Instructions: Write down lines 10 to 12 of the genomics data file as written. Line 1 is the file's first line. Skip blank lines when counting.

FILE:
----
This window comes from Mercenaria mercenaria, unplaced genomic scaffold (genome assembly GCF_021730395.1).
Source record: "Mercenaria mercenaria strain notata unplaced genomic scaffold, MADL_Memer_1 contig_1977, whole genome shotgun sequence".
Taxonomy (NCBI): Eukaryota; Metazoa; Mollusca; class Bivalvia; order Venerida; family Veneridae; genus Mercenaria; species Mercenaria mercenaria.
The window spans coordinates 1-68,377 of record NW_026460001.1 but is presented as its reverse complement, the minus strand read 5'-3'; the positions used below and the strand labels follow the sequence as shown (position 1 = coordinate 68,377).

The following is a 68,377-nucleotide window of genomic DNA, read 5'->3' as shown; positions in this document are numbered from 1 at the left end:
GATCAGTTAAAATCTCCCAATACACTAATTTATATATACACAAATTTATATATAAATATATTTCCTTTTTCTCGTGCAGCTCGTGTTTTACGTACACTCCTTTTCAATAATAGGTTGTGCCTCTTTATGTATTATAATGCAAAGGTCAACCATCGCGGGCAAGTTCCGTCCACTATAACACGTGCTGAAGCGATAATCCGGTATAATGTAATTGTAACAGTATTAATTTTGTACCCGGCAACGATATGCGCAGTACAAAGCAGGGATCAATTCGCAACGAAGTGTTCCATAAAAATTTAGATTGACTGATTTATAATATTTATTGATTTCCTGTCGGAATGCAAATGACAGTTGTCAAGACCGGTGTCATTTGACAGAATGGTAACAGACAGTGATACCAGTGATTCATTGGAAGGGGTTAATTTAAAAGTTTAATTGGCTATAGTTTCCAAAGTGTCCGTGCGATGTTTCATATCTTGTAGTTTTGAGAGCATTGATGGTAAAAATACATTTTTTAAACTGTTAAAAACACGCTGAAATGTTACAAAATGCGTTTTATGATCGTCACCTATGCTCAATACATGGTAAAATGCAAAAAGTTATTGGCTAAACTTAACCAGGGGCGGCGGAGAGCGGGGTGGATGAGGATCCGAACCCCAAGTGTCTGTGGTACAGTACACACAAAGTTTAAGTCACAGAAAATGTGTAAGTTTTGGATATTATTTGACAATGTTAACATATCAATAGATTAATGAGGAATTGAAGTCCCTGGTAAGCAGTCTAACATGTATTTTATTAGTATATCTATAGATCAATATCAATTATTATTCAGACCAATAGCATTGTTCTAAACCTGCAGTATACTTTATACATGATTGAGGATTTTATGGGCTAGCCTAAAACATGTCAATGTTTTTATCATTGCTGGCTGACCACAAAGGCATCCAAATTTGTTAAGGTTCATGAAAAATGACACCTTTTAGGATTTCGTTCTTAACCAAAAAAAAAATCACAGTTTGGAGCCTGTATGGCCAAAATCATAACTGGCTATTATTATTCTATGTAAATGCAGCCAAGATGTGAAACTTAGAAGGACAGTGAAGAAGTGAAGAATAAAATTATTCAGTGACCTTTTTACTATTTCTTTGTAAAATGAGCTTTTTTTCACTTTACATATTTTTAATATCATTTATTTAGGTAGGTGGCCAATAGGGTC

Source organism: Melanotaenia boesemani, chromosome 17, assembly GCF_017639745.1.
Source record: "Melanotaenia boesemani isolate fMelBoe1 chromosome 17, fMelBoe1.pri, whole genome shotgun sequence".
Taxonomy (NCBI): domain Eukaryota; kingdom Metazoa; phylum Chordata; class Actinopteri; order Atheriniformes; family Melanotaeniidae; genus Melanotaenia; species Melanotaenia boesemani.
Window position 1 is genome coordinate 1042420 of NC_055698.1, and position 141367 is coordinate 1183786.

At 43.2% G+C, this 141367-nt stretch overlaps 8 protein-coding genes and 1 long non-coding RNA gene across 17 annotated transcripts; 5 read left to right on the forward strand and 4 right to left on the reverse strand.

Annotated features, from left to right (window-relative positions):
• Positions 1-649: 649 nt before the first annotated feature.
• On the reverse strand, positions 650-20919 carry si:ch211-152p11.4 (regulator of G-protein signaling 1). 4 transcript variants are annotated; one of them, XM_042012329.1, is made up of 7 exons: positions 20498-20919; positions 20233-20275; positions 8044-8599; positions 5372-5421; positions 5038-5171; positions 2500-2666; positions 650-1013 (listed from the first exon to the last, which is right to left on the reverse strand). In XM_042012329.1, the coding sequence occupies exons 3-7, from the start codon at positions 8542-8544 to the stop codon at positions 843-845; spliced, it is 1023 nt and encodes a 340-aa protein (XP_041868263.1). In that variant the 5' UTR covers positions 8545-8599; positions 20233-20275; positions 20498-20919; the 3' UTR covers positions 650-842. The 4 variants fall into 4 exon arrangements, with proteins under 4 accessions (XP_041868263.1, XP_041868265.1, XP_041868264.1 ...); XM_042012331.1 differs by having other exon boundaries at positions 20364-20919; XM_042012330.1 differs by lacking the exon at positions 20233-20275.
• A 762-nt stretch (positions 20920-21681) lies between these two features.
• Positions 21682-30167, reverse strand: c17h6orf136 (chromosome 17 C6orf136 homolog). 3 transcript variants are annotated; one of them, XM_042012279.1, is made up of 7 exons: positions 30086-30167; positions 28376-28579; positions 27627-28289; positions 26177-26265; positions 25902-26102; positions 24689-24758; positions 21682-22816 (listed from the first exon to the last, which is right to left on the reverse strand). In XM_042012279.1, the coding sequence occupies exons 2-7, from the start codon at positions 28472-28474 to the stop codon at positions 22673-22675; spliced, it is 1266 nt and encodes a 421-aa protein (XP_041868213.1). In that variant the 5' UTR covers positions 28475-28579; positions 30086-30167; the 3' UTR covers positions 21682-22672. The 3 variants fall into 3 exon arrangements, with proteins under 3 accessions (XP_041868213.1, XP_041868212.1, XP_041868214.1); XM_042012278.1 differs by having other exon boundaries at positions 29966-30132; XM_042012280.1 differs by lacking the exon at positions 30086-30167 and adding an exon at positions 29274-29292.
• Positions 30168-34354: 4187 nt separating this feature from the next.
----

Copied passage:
Window position 1 is genome coordinate 1042420 of NC_055698.1, and position 141367 is coordinate 1183786.

At 43.2% G+C, this 141367-nt stretch overlaps 8 protein-coding genes and 1 long non-coding RNA gene across 17 annotated transcripts; 5 read left to right on the forward strand and 4 right to left on the reverse strand.

Annotated features, from left to right (window-relative positions):